Alejandro Aravena and the jury for the 15th International Architecture Exhibition at La Biennale di Venezia have just announced the winning participations.
"Architecture is about giving form to the places where we live. It is not more complicated than that, but also not easier than that." - Alejandro Aravena
With the 2016 Venice Biennale opening this week, it seems oddly appropriate that a dispute originating in the 2014 Biennale is finally hitting the courts. On Tuesday evening, a New Jersey court document was anonymously leaked to ArchDaily and a variety of other architecture publications. It showed that Alejandro Zaera-Polo, founder of AZPML and former Dean of Princeton University’s School of Architecture, was suing his employer over the events surrounding his own abrupt resignation as Dean last year.
The resignation itself was demanded* by Princeton University President Christopher Eisgruber after Zaera-Polo was accused of plagiarizing parts of a text he produced for the “Elements of Architecture” exhibition curated by Rem Koolhaas at the 2014 Venice Biennale. From the start, Zaera-Polo has denied that his texts violate Princeton’s academic code of conduct, but nevertheless agreed to Eisgruber’s demand. In the documents leaked Tuesday, Zaera-Polo criticizes the actions taken by Princeton both before and since his resignation, arguing that they have damaged his reputation. He is thus suing them on four charges: “breach of contract,” “breach of the implied covenant of good faith and fair dealing,” “tortious interference with contract and prospective economic advantage,” and finally “trade libel.”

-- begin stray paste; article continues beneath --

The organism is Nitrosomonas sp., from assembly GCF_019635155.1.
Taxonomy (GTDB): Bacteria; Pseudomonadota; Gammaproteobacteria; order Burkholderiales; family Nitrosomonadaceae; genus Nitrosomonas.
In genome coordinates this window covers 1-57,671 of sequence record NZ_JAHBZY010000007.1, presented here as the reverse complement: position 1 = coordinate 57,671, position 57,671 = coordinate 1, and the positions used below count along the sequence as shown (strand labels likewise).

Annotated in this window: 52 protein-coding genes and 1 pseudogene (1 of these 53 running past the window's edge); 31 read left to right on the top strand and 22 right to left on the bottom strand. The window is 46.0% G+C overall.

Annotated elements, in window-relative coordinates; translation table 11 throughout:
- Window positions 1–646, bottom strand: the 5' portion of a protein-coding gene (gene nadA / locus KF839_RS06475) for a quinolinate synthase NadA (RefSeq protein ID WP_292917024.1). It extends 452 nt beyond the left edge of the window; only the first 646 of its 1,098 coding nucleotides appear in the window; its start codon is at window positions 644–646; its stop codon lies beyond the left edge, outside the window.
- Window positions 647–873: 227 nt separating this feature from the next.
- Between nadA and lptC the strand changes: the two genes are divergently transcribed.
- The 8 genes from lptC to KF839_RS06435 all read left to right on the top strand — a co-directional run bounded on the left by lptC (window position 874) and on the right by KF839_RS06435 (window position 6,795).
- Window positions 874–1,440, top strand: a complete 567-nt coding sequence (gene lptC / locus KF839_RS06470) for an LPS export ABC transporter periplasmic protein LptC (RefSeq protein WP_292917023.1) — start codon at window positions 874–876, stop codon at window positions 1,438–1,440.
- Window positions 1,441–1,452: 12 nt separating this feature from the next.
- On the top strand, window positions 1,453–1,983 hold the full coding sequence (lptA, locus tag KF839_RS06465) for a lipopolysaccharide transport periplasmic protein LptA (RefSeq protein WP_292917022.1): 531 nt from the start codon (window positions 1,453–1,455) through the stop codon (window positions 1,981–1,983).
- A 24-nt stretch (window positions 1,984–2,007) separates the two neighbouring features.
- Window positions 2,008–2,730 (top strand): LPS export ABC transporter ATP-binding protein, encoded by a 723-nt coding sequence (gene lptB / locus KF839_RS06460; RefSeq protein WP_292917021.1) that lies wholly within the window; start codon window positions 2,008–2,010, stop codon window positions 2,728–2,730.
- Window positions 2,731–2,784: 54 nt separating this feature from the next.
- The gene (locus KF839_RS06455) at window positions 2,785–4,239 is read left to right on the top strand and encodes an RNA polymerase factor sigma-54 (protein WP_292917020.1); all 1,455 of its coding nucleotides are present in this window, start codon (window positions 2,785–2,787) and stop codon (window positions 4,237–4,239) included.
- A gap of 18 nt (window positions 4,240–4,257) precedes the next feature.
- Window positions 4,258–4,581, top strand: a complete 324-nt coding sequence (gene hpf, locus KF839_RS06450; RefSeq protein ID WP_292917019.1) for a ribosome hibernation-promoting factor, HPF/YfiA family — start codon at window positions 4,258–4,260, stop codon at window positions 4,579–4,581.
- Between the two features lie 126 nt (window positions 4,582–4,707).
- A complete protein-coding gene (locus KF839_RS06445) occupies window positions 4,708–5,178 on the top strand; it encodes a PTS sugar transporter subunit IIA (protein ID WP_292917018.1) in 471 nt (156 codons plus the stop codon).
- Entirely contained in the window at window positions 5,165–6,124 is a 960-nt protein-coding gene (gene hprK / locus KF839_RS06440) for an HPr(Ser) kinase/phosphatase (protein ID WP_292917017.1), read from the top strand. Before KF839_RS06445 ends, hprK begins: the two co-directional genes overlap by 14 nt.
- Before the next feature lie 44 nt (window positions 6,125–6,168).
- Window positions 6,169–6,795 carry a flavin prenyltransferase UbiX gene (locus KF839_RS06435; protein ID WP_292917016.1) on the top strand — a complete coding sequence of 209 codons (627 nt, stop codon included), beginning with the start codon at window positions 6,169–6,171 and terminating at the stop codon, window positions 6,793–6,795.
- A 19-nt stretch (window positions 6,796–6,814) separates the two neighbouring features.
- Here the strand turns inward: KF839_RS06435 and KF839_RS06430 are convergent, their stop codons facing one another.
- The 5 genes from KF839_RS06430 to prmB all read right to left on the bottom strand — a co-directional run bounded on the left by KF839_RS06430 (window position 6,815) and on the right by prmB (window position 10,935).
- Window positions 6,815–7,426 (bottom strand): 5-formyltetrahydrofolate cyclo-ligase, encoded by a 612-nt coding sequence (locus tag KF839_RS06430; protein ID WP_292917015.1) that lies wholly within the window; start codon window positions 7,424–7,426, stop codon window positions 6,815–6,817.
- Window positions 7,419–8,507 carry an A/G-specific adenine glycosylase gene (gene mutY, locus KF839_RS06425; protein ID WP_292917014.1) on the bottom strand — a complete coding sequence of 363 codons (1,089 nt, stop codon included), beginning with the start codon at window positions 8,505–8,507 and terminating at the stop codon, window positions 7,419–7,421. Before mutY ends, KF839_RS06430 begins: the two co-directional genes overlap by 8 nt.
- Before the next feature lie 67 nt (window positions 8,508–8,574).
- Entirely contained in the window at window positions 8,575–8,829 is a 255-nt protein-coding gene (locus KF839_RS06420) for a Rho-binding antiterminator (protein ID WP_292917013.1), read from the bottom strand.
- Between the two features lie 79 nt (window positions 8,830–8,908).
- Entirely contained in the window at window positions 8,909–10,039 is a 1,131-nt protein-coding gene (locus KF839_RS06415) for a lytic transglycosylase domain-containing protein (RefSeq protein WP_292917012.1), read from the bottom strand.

The story will undoubtedly receive a lot of attention, given that it involves a controversial dispute between an internationally renowned architect and a university with an international stature. But the real story behind the dispute is not about Alejandro Zaera-Polo’s academic conduct or Princeton’s handling of its staff contracts; instead, it has everything to do with our expected standards for architectural research.
David Chipperfield Architects has made further refinements to the design for the Nobel Center in Stockholm. First revealed in October 2013, the project received harsh criticism for being an incongruous presence in the city’s historic center, which lead to a reduction in size amidst other changes in September of last year. Building on the 2015 revision, a more finalized version of the design has now been revealed in new exterior and interior renderings.
The Victoria and Albert Museum has unveiled its latest installation: the Elytra Filament Pavilion, a project displaying the culmination of four years of research on the integration of architecture, engineering, and biomimicry principles, in an exploration of how biological fiber systems can be transferred to architecture.
The 200-square-meter structure is inspired by lightweight construction principles found in nature, namely "the fibrous structures of the forewing shells of flying beetles known as elytra," states a press release.
In the newest video by architects Wahyu Pratomo and Kris Provoost of YouTube’s #donotsettle, the duo visit MVRDV’s "The Stairs" installed outside Centraal Station in Rotterdam. The project commemorates the 75th anniversary of the city’s reconstruction after World War II by devising the staircase now attached to the Groot Handelsgebouw, a landmark and one of Rotterdam’s first post-war buildings. In the video, Pratomo and Provoost discuss the idea of temporariness, experience-driven architecture, context, and symbolism inspired by MVRDV’s intervention, all the while asking other visitors for their own reactions to the spectacle.